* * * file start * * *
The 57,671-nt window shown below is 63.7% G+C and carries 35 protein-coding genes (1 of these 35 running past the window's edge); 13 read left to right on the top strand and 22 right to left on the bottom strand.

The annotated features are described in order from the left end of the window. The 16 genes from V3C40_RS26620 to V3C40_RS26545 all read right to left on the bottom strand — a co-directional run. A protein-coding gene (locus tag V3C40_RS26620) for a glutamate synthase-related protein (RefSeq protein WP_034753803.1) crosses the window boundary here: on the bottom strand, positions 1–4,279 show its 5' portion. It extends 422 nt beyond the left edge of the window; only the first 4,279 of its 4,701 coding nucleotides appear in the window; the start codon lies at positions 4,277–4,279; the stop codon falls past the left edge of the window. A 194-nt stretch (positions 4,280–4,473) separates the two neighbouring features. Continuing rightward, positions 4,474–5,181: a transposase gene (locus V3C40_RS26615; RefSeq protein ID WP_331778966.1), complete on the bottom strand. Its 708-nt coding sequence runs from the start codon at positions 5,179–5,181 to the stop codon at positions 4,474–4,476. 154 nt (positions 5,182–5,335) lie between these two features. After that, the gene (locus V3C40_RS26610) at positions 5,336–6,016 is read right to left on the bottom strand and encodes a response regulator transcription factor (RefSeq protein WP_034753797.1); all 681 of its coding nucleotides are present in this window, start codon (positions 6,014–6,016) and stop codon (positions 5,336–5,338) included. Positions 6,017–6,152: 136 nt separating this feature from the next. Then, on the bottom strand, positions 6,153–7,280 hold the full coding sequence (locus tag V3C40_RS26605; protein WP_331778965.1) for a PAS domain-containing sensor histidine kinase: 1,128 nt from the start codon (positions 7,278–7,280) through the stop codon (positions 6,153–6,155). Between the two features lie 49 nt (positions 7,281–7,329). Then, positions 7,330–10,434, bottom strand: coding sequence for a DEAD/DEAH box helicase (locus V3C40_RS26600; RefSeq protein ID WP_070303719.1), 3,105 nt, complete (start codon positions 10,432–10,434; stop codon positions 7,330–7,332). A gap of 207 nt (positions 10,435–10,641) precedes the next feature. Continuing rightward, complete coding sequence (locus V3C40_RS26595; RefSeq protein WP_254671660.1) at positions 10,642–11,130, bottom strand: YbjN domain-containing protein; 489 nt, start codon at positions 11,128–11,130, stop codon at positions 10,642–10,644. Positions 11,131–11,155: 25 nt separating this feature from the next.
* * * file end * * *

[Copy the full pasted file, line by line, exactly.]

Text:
The 57,671-nt window shown below is 63.7% G+C and carries 35 protein-coding genes (1 of these 35 running past the window's edge); 13 read left to right on the top strand and 22 right to left on the bottom strand.

The annotated features are described in order from the left end of the window. The 16 genes from V3C40_RS26620 to V3C40_RS26545 all read right to left on the bottom strand — a co-directional run. A protein-coding gene (locus tag V3C40_RS26620) for a glutamate synthase-related protein (RefSeq protein WP_034753803.1) crosses the window boundary here: on the bottom strand, positions 1–4,279 show its 5' portion. It extends 422 nt beyond the left edge of the window; only the first 4,279 of its 4,701 coding nucleotides appear in the window; the start codon lies at positions 4,277–4,279; the stop codon falls past the left edge of the window. A 194-nt stretch (positions 4,280–4,473) separates the two neighbouring features. Continuing rightward, positions 4,474–5,181: a transposase gene (locus V3C40_RS26615; RefSeq protein ID WP_331778966.1), complete on the bottom strand. Its 708-nt coding sequence runs from the start codon at positions 5,179–5,181 to the stop codon at positions 4,474–4,476. 154 nt (positions 5,182–5,335) lie between these two features. After that, the gene (locus V3C40_RS26610) at positions 5,336–6,016 is read right to left on the bottom strand and encodes a response regulator transcription factor (RefSeq protein WP_034753797.1); all 681 of its coding nucleotides are present in this window, start codon (positions 6,014–6,016) and stop codon (positions 5,336–5,338) included. Positions 6,017–6,152: 136 nt separating this feature from the next. Then, on the bottom strand, positions 6,153–7,280 hold the full coding sequence (locus tag V3C40_RS26605; protein WP_331778965.1) for a PAS domain-containing sensor histidine kinase: 1,128 nt from the start codon (positions 7,278–7,280) through the stop codon (positions 6,153–6,155). Between the two features lie 49 nt (positions 7,281–7,329). Then, positions 7,330–10,434, bottom strand: coding sequence for a DEAD/DEAH box helicase (locus V3C40_RS26600; RefSeq protein ID WP_070303719.1), 3,105 nt, complete (start codon positions 10,432–10,434; stop codon positions 7,330–7,332). A gap of 207 nt (positions 10,435–10,641) precedes the next feature. Continuing rightward, complete coding sequence (locus V3C40_RS26595; RefSeq protein WP_254671660.1) at positions 10,642–11,130, bottom strand: YbjN domain-containing protein; 489 nt, start codon at positions 11,128–11,130, stop codon at positions 10,642–10,644. Positions 11,131–11,155: 25 nt separating this feature from the next.